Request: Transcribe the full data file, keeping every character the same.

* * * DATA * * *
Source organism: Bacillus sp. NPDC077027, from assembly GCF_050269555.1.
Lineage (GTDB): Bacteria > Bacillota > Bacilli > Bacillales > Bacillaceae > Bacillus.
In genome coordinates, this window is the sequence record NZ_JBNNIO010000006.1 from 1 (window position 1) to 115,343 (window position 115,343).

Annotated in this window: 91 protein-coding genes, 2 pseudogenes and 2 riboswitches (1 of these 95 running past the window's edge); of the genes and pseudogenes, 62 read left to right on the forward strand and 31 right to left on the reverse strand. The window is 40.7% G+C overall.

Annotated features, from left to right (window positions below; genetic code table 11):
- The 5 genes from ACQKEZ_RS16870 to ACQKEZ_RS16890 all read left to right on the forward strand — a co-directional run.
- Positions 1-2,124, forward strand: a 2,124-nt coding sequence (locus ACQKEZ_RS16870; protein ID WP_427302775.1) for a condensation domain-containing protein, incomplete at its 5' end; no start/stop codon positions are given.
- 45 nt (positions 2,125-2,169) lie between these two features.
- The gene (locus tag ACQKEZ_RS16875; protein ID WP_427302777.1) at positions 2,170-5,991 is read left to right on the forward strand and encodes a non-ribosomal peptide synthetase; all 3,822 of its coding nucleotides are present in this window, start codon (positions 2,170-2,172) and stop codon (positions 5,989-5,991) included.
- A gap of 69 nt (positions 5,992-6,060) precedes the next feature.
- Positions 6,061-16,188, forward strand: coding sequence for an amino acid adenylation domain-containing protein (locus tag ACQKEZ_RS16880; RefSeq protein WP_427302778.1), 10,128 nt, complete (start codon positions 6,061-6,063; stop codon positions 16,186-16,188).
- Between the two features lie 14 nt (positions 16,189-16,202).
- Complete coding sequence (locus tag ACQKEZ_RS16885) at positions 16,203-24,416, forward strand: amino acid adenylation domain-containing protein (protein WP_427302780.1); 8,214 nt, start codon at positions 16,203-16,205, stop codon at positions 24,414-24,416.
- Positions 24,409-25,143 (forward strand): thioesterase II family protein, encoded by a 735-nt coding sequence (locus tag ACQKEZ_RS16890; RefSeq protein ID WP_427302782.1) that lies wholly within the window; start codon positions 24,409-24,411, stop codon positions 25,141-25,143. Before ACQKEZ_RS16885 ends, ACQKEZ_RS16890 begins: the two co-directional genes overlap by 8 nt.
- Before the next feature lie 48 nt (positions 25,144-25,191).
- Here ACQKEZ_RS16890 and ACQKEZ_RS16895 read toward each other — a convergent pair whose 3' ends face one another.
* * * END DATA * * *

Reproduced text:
Source organism: Bacillus sp. NPDC077027, from assembly GCF_050269555.1.
Lineage (GTDB): Bacteria > Bacillota > Bacilli > Bacillales > Bacillaceae > Bacillus.
In genome coordinates, this window is the sequence record NZ_JBNNIO010000006.1 from 1 (window position 1) to 115,343 (window position 115,343).

Annotated in this window: 91 protein-coding genes, 2 pseudogenes and 2 riboswitches (1 of these 95 running past the window's edge); of the genes and pseudogenes, 62 read left to right on the forward strand and 31 right to left on the reverse strand. The window is 40.7% G+C overall.

Annotated features, from left to right (window positions below; genetic code table 11):
- The 5 genes from ACQKEZ_RS16870 to ACQKEZ_RS16890 all read left to right on the forward strand — a co-directional run.
- Positions 1-2,124, forward strand: a 2,124-nt coding sequence (locus ACQKEZ_RS16870; protein ID WP_427302775.1) for a condensation domain-containing protein, incomplete at its 5' end; no start/stop codon positions are given.
- 45 nt (positions 2,125-2,169) lie between these two features.
- The gene (locus tag ACQKEZ_RS16875; protein ID WP_427302777.1) at positions 2,170-5,991 is read left to right on the forward strand and encodes a non-ribosomal peptide synthetase; all 3,822 of its coding nucleotides are present in this window, start codon (positions 2,170-2,172) and stop codon (positions 5,989-5,991) included.
- A gap of 69 nt (positions 5,992-6,060) precedes the next feature.
- Positions 6,061-16,188, forward strand: coding sequence for an amino acid adenylation domain-containing protein (locus tag ACQKEZ_RS16880; RefSeq protein WP_427302778.1), 10,128 nt, complete (start codon positions 6,061-6,063; stop codon positions 16,186-16,188).
- Between the two features lie 14 nt (positions 16,189-16,202).
- Complete coding sequence (locus tag ACQKEZ_RS16885) at positions 16,203-24,416, forward strand: amino acid adenylation domain-containing protein (protein WP_427302780.1); 8,214 nt, start codon at positions 16,203-16,205, stop codon at positions 24,414-24,416.
- Positions 24,409-25,143 (forward strand): thioesterase II family protein, encoded by a 735-nt coding sequence (locus tag ACQKEZ_RS16890; RefSeq protein ID WP_427302782.1) that lies wholly within the window; start codon positions 24,409-24,411, stop codon positions 25,141-25,143. Before ACQKEZ_RS16885 ends, ACQKEZ_RS16890 begins: the two co-directional genes overlap by 8 nt.
- Before the next feature lie 48 nt (positions 25,144-25,191).
- Here ACQKEZ_RS16890 and ACQKEZ_RS16895 read toward each other — a convergent pair whose 3' ends face one another.